“A snipe hunt, a made up hunt that is also known as a fool’s errand, is a type of practical joke that involves experienced people making fun of credulous newcomers by giving them an impossible or imaginary task. The origin of the term is a practical joke where inexperienced campers are told about a bird or animal called the snipe as well as a usually preposterous method of catching it, such as running around the woods carrying a bag or making strange noises such as banging rocks together.” 

I think that one of the important lessons I've learned in these last few years is that I can choose to be happy.  I am not at the mercy of people or events.  My happiness is not a function of anything that those around me do or do not do, nor is it irretrievably linked to what is going on in the external environment.  Things do not have to be perfect for me to be happy.  It really is a simple choice -- If you want to be happy, then be that.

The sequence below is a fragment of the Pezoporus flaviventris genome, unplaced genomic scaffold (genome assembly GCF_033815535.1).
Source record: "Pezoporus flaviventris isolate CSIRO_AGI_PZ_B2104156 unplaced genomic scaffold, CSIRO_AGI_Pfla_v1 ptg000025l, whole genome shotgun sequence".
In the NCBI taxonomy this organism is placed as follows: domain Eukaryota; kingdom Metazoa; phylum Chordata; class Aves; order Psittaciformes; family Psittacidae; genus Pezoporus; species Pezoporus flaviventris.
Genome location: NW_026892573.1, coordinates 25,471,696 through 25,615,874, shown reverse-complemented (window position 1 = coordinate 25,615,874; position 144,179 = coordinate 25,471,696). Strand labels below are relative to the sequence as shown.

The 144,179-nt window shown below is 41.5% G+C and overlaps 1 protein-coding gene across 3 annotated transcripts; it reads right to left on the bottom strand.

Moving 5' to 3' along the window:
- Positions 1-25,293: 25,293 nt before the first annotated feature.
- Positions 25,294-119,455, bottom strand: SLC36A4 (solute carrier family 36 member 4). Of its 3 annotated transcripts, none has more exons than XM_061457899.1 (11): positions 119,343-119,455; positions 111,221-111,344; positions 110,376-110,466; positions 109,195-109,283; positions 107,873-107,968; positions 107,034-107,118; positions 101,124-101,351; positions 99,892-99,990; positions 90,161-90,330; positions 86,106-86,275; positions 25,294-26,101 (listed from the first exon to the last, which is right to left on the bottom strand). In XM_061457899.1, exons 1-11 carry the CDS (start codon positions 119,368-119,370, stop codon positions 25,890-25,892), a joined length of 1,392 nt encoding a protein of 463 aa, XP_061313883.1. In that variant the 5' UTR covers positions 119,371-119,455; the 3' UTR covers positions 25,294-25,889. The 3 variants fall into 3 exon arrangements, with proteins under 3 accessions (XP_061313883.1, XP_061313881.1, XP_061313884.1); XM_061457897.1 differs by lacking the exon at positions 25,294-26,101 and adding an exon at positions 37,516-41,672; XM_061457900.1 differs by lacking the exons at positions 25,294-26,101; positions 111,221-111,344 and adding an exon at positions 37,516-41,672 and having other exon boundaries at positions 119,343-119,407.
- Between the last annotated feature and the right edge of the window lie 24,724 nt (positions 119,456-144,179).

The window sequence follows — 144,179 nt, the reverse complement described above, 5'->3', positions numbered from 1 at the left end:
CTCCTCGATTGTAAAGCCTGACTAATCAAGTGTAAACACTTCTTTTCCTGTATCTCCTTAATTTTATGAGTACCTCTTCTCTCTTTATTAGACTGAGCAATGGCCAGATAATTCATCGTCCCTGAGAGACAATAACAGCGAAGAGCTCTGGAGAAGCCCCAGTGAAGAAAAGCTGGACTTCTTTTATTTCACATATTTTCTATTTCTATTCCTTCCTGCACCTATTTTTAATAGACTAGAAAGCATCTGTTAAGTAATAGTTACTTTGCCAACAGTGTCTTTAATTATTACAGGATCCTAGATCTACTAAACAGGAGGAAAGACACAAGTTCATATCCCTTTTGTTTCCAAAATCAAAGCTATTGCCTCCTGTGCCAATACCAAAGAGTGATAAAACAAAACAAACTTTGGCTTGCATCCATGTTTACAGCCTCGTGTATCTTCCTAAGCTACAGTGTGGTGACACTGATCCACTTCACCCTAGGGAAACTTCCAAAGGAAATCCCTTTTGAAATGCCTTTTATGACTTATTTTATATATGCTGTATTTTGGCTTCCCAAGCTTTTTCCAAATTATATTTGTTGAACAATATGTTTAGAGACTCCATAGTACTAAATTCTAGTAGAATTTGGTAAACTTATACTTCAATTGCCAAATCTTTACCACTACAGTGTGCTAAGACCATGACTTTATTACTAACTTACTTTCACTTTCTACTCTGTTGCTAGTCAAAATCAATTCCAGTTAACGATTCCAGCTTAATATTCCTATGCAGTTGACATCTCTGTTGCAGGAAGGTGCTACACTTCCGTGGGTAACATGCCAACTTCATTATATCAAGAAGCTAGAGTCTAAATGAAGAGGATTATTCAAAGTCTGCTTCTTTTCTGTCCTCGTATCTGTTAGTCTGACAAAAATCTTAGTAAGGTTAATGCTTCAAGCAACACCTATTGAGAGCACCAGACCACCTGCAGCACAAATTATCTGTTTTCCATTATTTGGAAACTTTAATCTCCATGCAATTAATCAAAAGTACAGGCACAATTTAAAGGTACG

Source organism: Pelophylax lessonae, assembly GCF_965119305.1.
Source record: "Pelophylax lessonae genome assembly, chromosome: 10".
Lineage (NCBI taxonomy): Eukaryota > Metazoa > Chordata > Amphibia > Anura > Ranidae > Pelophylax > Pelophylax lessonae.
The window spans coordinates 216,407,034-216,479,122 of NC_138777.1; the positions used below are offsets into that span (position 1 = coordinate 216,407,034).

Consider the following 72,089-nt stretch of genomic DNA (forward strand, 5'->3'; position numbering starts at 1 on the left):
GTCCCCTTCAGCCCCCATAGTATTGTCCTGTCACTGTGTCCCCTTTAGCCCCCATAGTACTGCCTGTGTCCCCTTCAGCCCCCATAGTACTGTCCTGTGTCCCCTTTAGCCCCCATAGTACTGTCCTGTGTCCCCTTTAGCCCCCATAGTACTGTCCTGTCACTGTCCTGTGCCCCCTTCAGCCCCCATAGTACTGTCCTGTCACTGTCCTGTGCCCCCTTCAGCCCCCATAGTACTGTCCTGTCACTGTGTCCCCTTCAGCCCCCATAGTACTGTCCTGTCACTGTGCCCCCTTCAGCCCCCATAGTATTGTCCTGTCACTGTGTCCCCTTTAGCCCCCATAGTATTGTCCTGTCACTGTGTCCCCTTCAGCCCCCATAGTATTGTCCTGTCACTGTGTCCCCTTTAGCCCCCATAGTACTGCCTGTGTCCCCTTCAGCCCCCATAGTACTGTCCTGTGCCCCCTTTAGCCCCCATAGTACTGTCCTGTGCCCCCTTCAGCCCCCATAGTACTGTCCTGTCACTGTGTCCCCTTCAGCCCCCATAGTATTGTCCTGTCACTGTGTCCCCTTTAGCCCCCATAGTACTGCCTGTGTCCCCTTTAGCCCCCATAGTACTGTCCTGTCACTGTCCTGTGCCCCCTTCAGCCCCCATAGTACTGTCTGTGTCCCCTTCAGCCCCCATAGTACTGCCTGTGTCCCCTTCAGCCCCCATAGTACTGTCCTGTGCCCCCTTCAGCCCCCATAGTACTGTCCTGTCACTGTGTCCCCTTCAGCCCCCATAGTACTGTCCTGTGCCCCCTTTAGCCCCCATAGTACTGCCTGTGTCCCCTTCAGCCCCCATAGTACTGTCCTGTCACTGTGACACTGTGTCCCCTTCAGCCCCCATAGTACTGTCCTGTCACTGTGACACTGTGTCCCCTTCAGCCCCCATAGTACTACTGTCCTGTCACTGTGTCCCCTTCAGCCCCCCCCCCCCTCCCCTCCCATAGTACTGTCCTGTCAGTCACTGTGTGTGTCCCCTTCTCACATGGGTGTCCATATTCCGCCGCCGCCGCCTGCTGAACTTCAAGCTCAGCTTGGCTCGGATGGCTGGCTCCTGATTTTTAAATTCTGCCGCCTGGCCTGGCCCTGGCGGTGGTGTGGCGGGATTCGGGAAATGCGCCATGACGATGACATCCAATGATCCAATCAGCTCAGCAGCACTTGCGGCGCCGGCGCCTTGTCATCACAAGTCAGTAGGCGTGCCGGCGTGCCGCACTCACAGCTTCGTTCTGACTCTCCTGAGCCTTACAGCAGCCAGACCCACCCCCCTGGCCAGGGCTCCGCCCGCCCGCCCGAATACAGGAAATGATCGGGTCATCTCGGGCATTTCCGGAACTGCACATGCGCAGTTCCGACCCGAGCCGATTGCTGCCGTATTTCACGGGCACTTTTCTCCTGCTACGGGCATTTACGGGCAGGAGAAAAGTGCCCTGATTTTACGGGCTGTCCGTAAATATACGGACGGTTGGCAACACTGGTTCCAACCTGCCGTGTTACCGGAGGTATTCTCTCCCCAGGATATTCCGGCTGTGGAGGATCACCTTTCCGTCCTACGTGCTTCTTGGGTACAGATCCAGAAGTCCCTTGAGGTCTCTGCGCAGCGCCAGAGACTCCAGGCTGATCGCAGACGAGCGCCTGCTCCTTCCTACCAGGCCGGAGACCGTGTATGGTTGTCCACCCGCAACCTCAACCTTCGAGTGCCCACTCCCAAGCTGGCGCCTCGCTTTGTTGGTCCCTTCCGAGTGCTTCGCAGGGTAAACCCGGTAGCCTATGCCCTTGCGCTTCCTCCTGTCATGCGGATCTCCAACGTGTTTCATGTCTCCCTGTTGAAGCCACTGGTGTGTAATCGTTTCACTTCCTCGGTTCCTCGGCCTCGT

The thing that really does seem to impact our sense of happiness, according to a new study just published by neuroscientists at the College of London is our level of expectation.  Disappointment is the poison pill for happiness, as it turns out.  If my expectations are higher than the likely "payoff" in any given situation, then I will become disappointed (I got less than I hoped for), and my happiness evaporates.  The real trick to being happy most of the time is to manage expectations, while allowing myself to notice what is good about the present moment.

So, for example, if I work myself into some big, romantic, the orchestra swells and the fireworks light up the sky, imagined encounter sort of relational expectation ... and what I get is the much more typical, weekend morning hard-on that needs to be attended to, so would you please... deal, I am likely to feel a huge letdown, and then it is pretty easy to get tipped over into feeling unhappy.  Rawr, rawr, rawr, rawr...

If on the other hand, I go through my days, happy for the companionship, glad for the supports I do get, aware of the life that I get to live right here and right now, my expectations stay in line with the likely outcomes, and it is a lot easier to be happy.